Dutch art is reimagined on a luxury liner
Deep within an 82,348-tonne passenger liner, I stand submerged in floods of light and colour. From the outside, the ship’s sleek hull is dramatically black. Here, on Deck One of the Atrium, the space is filled with light. Images are projected across one wall — a scarlet oriental tapestry, the gleam of a girl’s eye, a lustrous pearl, a peacock’s wing. The startling colours and magnified brush strokes distract conversation threads, as eyes are drawn to the wall’s changing scenes.
I’m on Holland America Line’s 1916-passenger MS Westerdam and these flashes of brilliance are features of the ship’s Rijksmuseum at Sea, one of several partnerships Holland America has recently sealed that promise to take passengers’ sightlines way beyond the ship’s already expansive horizons. This space once housed the shore excursions office which, on the refurbished ship, has become the expanded Explorations Central up on the topmost passenger level in the Crows Nest. There, above the ship’s bow is a lounge area that stretches across the breadth of the vessel; passengers can explore their destinations on special light-screen tables, browse an upto-date collection of fiction, memoirs (Elena Ferrante’s letters, Tristan Gooley’s How to Read Water), art and travel, histories, gorgeously illustrated volumes of birds, oceans, wildlife, food. Or perhaps simply lie back in an armchair and gaze out to sea with an espresso or glass of wine on hand, conjured from a central bar.
Meanwhile, back downstairs in Rijksmuseum at Sea, Holland America Line’s owner Carnival is keeping alive the brand’s original Dutch connections and offering a different kind of view out. Framed reproductions from the renowned Amsterdam museum line the walls surrounding this transformed lounge area. There’s a wintry landscape with ice skaters, the hidden compartments of an 18th-century archbishop’s desk, a Fra Angelico madonna from the 1400s, a 16th-century Magdalene, town- houses reflected in Amsterdam canals, and Rembrandts. The originals of these prints are among the million masterpieces held by the Rijksmuseum.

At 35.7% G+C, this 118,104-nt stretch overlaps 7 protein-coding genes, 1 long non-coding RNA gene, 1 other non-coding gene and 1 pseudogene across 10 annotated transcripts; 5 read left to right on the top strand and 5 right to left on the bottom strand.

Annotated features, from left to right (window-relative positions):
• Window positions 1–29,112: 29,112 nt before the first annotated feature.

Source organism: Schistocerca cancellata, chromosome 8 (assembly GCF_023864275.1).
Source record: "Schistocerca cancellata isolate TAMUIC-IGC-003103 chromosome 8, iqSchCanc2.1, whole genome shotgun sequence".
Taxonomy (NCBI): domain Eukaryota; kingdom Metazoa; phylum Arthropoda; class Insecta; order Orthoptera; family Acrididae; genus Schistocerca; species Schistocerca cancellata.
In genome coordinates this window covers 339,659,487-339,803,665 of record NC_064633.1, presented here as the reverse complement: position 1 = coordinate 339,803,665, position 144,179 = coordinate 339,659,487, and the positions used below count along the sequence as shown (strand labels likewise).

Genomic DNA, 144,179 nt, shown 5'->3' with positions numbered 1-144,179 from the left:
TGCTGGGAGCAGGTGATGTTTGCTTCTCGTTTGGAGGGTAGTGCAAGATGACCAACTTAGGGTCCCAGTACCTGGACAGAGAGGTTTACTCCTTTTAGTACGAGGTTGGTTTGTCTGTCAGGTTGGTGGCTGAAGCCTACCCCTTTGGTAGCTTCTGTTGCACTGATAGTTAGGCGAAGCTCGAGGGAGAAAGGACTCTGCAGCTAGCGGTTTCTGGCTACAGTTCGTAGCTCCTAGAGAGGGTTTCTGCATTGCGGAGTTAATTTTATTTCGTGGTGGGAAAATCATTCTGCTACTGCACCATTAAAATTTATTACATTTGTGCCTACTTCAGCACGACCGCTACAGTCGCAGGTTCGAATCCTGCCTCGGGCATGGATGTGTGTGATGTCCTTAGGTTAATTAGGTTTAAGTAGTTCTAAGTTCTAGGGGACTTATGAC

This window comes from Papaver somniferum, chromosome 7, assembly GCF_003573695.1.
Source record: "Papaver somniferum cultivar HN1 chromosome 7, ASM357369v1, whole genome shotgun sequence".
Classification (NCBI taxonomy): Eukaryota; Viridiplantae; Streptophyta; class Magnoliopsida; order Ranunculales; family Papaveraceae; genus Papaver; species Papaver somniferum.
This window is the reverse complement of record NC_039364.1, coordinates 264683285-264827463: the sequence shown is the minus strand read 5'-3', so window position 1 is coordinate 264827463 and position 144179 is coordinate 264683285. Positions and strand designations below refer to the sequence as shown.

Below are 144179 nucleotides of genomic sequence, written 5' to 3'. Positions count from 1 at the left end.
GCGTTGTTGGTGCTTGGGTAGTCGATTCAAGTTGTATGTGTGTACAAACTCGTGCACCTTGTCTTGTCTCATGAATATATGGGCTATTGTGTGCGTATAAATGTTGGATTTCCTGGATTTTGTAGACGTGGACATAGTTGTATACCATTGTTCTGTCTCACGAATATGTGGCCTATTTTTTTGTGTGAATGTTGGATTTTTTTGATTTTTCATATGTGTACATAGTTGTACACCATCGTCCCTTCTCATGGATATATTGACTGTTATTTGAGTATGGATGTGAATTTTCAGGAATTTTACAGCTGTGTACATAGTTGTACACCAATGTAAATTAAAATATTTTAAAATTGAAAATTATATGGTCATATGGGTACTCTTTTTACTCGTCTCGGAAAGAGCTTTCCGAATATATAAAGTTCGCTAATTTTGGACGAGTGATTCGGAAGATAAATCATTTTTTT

Banquettes, armchairs, lounges and coffee tables furnish this area. Passengers can browse a rack displaying dozens of pristine books chosen from the museum’s home-base shop, or pore over a reference tome that catalogues the museum’s treasures, gallery layouts, details of key artworks and their locations.
On one side of this area, Rembrandt van Rijn’s cheeky boyish face, in his own scratchy black lines, gazes from the walls of one of two alcoves planned to accommodate passenger drawing sessions. With the museum partnership only recently announced, the program is still being formulated but plans are for structured drawing activities inspired by reproductions from the Rijksmuseum’s collection, supplying passengers with drawing materials and guidance.
I turn and the peasant girl, pouring from her rustic jug a few moments ago, has moved on. The images projected on the wall are perpetually renewed. Each time I pass, there is something surprising to look at and my only disappointment is that the drawing activities are not yet operating. There’s something about rough, scratchy charcoal lines that makes my fingers itch to have a go.
Rijksmuseum at Sea, a link forged uniquely with MS Westerdam, is not the line’s only new partnership. Britain’s BBC Earth is another, along with Billboard Onboard music performances and live demonstrations from America’s Test Kitchen. One evening during my cruise, I attend a stunning performance of Frozen Planet Live, a
Rijksmuseum at Sea, top and right; MS Westerdam, left; America’s Test Kitchen cooking demonstration, far right